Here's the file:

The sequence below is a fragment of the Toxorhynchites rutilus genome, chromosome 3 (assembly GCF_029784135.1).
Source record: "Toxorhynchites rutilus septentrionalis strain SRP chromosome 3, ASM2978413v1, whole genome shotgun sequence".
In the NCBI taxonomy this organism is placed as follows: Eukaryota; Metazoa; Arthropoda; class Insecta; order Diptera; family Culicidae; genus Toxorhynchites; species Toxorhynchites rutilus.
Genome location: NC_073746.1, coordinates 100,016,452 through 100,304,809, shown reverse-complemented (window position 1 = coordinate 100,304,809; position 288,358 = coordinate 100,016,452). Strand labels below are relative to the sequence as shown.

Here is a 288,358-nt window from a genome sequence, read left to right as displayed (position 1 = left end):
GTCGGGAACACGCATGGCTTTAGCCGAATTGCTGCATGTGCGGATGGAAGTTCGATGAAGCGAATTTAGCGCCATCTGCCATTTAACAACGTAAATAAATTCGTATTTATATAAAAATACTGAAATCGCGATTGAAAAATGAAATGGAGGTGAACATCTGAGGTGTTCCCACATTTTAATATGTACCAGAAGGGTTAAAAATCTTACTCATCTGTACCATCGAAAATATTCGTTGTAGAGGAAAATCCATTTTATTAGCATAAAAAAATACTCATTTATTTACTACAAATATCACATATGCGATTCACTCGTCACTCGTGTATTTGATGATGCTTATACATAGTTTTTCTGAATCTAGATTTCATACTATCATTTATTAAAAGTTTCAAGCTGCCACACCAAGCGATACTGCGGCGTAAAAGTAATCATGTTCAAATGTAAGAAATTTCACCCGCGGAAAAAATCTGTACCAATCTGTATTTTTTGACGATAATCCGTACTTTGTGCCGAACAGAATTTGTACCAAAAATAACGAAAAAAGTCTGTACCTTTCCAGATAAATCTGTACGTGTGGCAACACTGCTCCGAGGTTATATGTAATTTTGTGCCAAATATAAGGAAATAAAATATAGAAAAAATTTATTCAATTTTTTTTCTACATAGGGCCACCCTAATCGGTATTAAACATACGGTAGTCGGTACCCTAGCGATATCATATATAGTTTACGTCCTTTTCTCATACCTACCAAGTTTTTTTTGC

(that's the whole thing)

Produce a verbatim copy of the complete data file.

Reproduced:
The sequence below is a fragment of the Toxorhynchites rutilus genome, chromosome 3 (assembly GCF_029784135.1).
Source record: "Toxorhynchites rutilus septentrionalis strain SRP chromosome 3, ASM2978413v1, whole genome shotgun sequence".
In the NCBI taxonomy this organism is placed as follows: Eukaryota; Metazoa; Arthropoda; class Insecta; order Diptera; family Culicidae; genus Toxorhynchites; species Toxorhynchites rutilus.
Genome location: NC_073746.1, coordinates 100,016,452 through 100,304,809, shown reverse-complemented (window position 1 = coordinate 100,304,809; position 288,358 = coordinate 100,016,452). Strand labels below are relative to the sequence as shown.

Here is a 288,358-nt window from a genome sequence, read left to right as displayed (position 1 = left end):
GTCGGGAACACGCATGGCTTTAGCCGAATTGCTGCATGTGCGGATGGAAGTTCGATGAAGCGAATTTAGCGCCATCTGCCATTTAACAACGTAAATAAATTCGTATTTATATAAAAATACTGAAATCGCGATTGAAAAATGAAATGGAGGTGAACATCTGAGGTGTTCCCACATTTTAATATGTACCAGAAGGGTTAAAAATCTTACTCATCTGTACCATCGAAAATATTCGTTGTAGAGGAAAATCCATTTTATTAGCATAAAAAAATACTCATTTATTTACTACAAATATCACATATGCGATTCACTCGTCACTCGTGTATTTGATGATGCTTATACATAGTTTTTCTGAATCTAGATTTCATACTATCATTTATTAAAAGTTTCAAGCTGCCACACCAAGCGATACTGCGGCGTAAAAGTAATCATGTTCAAATGTAAGAAATTTCACCCGCGGAAAAAATCTGTACCAATCTGTATTTTTTGACGATAATCCGTACTTTGTGCCGAACAGAATTTGTACCAAAAATAACGAAAAAAGTCTGTACCTTTCCAGATAAATCTGTACGTGTGGCAACACTGCTCCGAGGTTATATGTAATTTTGTGCCAAATATAAGGAAATAAAATATAGAAAAAATTTATTCAATTTTTTTTCTACATAGGGCCACCCTAATCGGTATTAAACATACGGTAGTCGGTACCCTAGCGATATCATATATAGTTTACGTCCTTTTCTCATACCTACCAAGTTTTTTTTGC